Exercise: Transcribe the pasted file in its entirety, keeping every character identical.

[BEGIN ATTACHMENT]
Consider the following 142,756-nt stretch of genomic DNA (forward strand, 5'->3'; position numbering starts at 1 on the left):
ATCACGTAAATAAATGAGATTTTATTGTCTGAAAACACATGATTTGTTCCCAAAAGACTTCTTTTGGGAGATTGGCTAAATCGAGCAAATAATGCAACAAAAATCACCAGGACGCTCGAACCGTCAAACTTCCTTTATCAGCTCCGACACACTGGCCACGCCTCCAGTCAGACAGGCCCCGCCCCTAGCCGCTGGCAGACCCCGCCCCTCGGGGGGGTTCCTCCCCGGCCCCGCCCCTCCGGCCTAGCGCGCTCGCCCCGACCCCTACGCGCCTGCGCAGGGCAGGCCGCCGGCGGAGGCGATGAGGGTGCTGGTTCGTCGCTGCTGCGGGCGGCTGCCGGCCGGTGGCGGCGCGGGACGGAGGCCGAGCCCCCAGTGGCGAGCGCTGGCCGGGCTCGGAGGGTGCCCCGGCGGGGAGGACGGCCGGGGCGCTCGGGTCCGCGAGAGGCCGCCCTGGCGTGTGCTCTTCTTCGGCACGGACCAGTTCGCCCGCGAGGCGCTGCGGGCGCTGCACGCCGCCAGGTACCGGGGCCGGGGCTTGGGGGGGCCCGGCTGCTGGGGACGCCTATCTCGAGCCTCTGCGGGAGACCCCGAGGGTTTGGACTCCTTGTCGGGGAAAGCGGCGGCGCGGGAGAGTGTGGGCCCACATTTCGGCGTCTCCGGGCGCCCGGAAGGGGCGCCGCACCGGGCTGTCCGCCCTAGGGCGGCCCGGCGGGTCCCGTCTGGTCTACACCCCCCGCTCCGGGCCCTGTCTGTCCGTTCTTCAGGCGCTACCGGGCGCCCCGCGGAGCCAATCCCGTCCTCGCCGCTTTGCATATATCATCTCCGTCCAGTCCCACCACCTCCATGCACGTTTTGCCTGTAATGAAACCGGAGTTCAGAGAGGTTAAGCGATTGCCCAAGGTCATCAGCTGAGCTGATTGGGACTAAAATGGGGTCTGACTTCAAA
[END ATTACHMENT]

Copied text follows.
Consider the following 142,756-nt stretch of genomic DNA (forward strand, 5'->3'; position numbering starts at 1 on the left):
ATCACGTAAATAAATGAGATTTTATTGTCTGAAAACACATGATTTGTTCCCAAAAGACTTCTTTTGGGAGATTGGCTAAATCGAGCAAATAATGCAACAAAAATCACCAGGACGCTCGAACCGTCAAACTTCCTTTATCAGCTCCGACACACTGGCCACGCCTCCAGTCAGACAGGCCCCGCCCCTAGCCGCTGGCAGACCCCGCCCCTCGGGGGGGTTCCTCCCCGGCCCCGCCCCTCCGGCCTAGCGCGCTCGCCCCGACCCCTACGCGCCTGCGCAGGGCAGGCCGCCGGCGGAGGCGATGAGGGTGCTGGTTCGTCGCTGCTGCGGGCGGCTGCCGGCCGGTGGCGGCGCGGGACGGAGGCCGAGCCCCCAGTGGCGAGCGCTGGCCGGGCTCGGAGGGTGCCCCGGCGGGGAGGACGGCCGGGGCGCTCGGGTCCGCGAGAGGCCGCCCTGGCGTGTGCTCTTCTTCGGCACGGACCAGTTCGCCCGCGAGGCGCTGCGGGCGCTGCACGCCGCCAGGTACCGGGGCCGGGGCTTGGGGGGGCCCGGCTGCTGGGGACGCCTATCTCGAGCCTCTGCGGGAGACCCCGAGGGTTTGGACTCCTTGTCGGGGAAAGCGGCGGCGCGGGAGAGTGTGGGCCCACATTTCGGCGTCTCCGGGCGCCCGGAAGGGGCGCCGCACCGGGCTGTCCGCCCTAGGGCGGCCCGGCGGGTCCCGTCTGGTCTACACCCCCCGCTCCGGGCCCTGTCTGTCCGTTCTTCAGGCGCTACCGGGCGCCCCGCGGAGCCAATCCCGTCCTCGCCGCTTTGCATATATCATCTCCGTCCAGTCCCACCACCTCCATGCACGTTTTGCCTGTAATGAAACCGGAGTTCAGAGAGGTTAAGCGATTGCCCAAGGTCATCAGCTGAGCTGATTGGGACTAAAATGGGGTCTGACTTCAAA